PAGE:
Scholarship and the 'Sweet Science'

Scholarship and the 'Sweet Science'

In Cut Time, Rotella sees common threads of boxing and academia

By Stephen Gawlik
Staff Writer

Up on a hill overlooking Easton, Pa., sits Lafayette College, whose 2,300 undergraduates work and live on a picturesque campus nestled among maple and cypress trees.

At the bottom of the hill, near the city's railroad tracks and canal, is the Larry Holmes Training Center, a gym used by boxers of all ages and skill levels.

The boxing world and the academy, says Assoc. Prof. Carlo Rotella (English), "have plenty in common. They're not only places of learning and accumulated knowledge, they also have a similar relationship to the wider world." Photo by Lee Pellegrini
The journey between these two seemingly disparate places may be arduous, but there is less separating Lafayette and the Holmes Center than one might think, says Assoc. Prof. Carlo Rotella (English), whose familiarity with both forms the basis of his latest book, Cut Time: An Education at the Fights.

"The fight world and the academy have plenty in common," said Rotella, who has never set foot in a ring to fight, and does not care to do so. "They're not only places of learning and accumulated knowledge, they also have a similar relationship to the wider world."

Boxing and academia are "remote islands" largely cut off from everyday life, Rotella says, but both offer lessons that are applicable in everyday life.

In Cut Time Rotella uses boxers and their lives as a way to examine the nature of education and the basis of suffering that it requires. He explores the limitations of revenge, what "going the distance" truly means and one boxer's own inner life told through a look at former heavyweight champion Larry Holmes - the best technical fighter in recent memory, according to Rotella. Each chapter of Cut Time depicts a fight, and more subtly, a lesson.

Along the way, Rotella tells the story of Russell, a former student of his, who learns quickly that boxing isn't for him. Rotella also reports on a bar room dust-up and explains its significance, and discusses his Sicilian grandmother, comparing her life to that of the careers of two aged boxers.

"Teaching and checking out a fight are highly specialized activities that are very different from the rest of life, but they also raise ideas that extend far beyond the closed world of the classroom or the ring," said Rotella.

Rotella said he first found that Easton gym while out walking one afternoon soon after he began teaching at Lafayette in the mid-1990s.

He began spending his afternoons there, not working on a punching bag nor skipping rope, but observing the so-called "sweet science" up close.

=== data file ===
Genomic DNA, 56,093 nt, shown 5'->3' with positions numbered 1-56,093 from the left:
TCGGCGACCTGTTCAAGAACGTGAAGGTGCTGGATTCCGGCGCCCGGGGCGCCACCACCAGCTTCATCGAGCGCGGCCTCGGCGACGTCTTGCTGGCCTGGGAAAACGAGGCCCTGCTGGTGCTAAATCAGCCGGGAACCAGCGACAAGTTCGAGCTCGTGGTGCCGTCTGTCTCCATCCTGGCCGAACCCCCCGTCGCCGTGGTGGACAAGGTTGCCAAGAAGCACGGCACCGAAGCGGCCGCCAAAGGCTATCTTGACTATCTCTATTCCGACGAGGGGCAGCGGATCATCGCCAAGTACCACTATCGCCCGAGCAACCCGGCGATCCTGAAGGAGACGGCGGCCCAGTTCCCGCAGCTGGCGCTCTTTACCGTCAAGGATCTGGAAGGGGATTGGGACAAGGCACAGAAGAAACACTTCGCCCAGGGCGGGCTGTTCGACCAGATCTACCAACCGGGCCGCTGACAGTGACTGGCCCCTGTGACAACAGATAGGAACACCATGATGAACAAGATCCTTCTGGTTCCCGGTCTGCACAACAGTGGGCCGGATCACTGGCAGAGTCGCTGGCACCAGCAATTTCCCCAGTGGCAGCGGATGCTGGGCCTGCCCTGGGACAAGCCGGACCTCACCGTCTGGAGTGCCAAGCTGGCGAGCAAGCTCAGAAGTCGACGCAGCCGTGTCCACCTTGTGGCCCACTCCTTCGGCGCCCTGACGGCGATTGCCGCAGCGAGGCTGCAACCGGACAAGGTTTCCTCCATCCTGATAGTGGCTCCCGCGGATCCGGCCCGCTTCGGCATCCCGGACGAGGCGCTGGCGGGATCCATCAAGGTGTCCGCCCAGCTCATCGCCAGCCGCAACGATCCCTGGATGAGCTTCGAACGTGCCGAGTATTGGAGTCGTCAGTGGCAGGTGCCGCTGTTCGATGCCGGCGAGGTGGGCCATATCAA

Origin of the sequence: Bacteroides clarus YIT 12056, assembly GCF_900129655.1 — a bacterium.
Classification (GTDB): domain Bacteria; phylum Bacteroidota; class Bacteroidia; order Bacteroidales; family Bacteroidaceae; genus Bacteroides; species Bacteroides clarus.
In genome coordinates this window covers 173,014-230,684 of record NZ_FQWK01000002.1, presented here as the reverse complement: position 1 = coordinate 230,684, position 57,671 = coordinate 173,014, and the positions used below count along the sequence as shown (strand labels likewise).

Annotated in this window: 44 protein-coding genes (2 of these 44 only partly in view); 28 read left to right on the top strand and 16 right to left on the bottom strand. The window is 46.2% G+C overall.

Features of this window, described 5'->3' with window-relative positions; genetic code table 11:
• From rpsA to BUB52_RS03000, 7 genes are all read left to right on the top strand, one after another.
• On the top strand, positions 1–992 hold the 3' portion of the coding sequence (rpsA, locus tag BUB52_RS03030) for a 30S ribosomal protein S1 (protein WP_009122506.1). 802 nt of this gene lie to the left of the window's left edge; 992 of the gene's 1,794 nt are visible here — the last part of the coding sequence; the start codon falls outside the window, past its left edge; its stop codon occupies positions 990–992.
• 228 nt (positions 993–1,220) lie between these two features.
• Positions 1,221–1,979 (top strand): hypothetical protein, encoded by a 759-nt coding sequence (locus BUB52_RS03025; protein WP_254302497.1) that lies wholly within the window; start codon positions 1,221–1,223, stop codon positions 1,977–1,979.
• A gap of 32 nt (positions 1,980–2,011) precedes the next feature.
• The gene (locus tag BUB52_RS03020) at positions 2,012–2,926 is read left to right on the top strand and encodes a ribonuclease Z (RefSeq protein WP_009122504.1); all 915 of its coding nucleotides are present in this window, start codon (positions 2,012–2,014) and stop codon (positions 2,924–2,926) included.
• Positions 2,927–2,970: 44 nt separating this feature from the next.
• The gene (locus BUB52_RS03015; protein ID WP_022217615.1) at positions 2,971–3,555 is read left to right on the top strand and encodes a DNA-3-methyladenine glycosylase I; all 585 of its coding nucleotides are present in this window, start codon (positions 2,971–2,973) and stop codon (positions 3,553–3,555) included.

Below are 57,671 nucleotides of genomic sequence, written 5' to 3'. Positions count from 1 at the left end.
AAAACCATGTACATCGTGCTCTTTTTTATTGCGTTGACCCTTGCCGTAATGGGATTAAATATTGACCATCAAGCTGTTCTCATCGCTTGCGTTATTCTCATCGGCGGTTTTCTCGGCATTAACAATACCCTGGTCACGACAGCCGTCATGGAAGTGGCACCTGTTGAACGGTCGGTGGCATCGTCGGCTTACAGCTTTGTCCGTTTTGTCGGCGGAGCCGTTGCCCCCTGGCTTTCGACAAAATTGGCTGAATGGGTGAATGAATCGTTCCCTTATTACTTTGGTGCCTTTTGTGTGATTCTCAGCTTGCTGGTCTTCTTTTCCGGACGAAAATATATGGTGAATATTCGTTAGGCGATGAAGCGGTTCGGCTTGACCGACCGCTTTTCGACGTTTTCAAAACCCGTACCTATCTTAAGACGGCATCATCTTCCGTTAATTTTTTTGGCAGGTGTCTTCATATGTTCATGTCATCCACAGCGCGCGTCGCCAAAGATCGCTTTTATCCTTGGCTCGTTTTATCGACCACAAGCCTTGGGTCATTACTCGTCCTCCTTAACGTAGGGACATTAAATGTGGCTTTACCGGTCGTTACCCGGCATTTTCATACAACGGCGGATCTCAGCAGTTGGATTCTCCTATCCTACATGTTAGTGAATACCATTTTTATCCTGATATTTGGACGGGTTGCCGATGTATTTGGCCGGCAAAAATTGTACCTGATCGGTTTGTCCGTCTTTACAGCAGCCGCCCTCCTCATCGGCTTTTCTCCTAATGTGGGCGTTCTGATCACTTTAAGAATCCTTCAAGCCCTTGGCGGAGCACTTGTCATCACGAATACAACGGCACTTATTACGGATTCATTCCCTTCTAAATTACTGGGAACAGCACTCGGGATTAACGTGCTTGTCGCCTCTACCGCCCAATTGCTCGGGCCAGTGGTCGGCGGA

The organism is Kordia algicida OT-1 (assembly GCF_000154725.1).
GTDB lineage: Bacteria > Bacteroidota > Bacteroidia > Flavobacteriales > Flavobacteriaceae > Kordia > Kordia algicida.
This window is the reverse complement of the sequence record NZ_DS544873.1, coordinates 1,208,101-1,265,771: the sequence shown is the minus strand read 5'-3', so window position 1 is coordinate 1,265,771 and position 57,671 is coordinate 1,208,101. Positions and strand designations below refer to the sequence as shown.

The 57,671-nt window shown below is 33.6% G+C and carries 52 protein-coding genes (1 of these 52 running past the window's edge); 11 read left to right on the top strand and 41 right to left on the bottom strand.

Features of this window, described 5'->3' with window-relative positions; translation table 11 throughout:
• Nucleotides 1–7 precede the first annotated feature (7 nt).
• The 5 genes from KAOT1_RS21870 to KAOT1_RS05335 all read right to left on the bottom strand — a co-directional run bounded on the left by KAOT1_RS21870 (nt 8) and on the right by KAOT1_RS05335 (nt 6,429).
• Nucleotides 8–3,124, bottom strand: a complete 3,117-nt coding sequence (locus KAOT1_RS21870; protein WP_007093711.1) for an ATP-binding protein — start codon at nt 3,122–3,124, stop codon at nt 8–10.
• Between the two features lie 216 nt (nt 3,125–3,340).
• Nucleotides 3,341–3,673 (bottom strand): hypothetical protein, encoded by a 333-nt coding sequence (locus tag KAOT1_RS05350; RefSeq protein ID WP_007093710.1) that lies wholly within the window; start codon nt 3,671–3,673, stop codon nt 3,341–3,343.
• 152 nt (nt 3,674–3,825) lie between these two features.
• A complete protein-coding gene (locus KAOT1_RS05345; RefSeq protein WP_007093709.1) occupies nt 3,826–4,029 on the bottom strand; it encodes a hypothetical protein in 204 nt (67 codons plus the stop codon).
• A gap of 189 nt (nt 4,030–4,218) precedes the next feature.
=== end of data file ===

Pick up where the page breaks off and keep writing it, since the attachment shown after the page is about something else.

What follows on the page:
"People in boxing don't mind it when you wander in. They rarely question what you're doing in the gym or at ringside," said Rotella. "I'm always pleasantly surprised by how easy it is to simply show up and hang around. It helps, too, that I'm a fairly anonymous-looking person. My main skill is to sort of disappear in plain sight."

Cut Time gets its title from the moment in a fight when the lesson is learned, as Rotella describes it in the book:

When blood from a serious cut finds its way into the lights, everything seems to change: it's cut time. You can almost hear it, a droning almost-music that hangs in the smoke filled air of fight night, strumming the optic nerves and vibrating in the teeth, encouraging fighters to do urgent, sometimes desperate things.

Cut Time is something of a continuation of Rotella's larger interest in post-industrial American cities. In his previous writings, including last year's Good With Their Hands: Boxers, Bluesmen and Other Tales From the Rust Belt, Rotella has translated his fascination with urban landscapes into stories of blues musicians, police officers, and boxers - all of them, like all of the stories in Cut Time, told as creative non-fiction.

Since those days in Easton, Rotella has taken in his share of fights, using press credentials for magazine articles he was writing as an entrée to fight world.

"Nothing in this book was written on deadline," said Rotella, who, while never a sportswriter, has published essays on boxing in Washington Post Magazine, Harper's and The American Scholar, among others.

"I always knew I was going to do this book, and my other writing gave me the access I needed to ask the bigger questions of the right people," he said.

Some chapters of Cut Time are drawn from unexpected lessons for which no press pass was required. In one chapter Rotella uses a friend's injury in an automobile accident and his own traffic mishap to explore the concept of suffering. A fight he witnessed outside a bar 12 years ago became fodder for another chapter.

"I was lucky that I could take my time to sharpen and polish this book over many years," said Rotella. "I had to spend a lot of time walking up and down that hill, but it was worth the trip."

Tonight at 7:30 p.m., Carlo Rotella will read from and discuss Cut Time at Newtonville Books, 296 Walnut Street in Newton.


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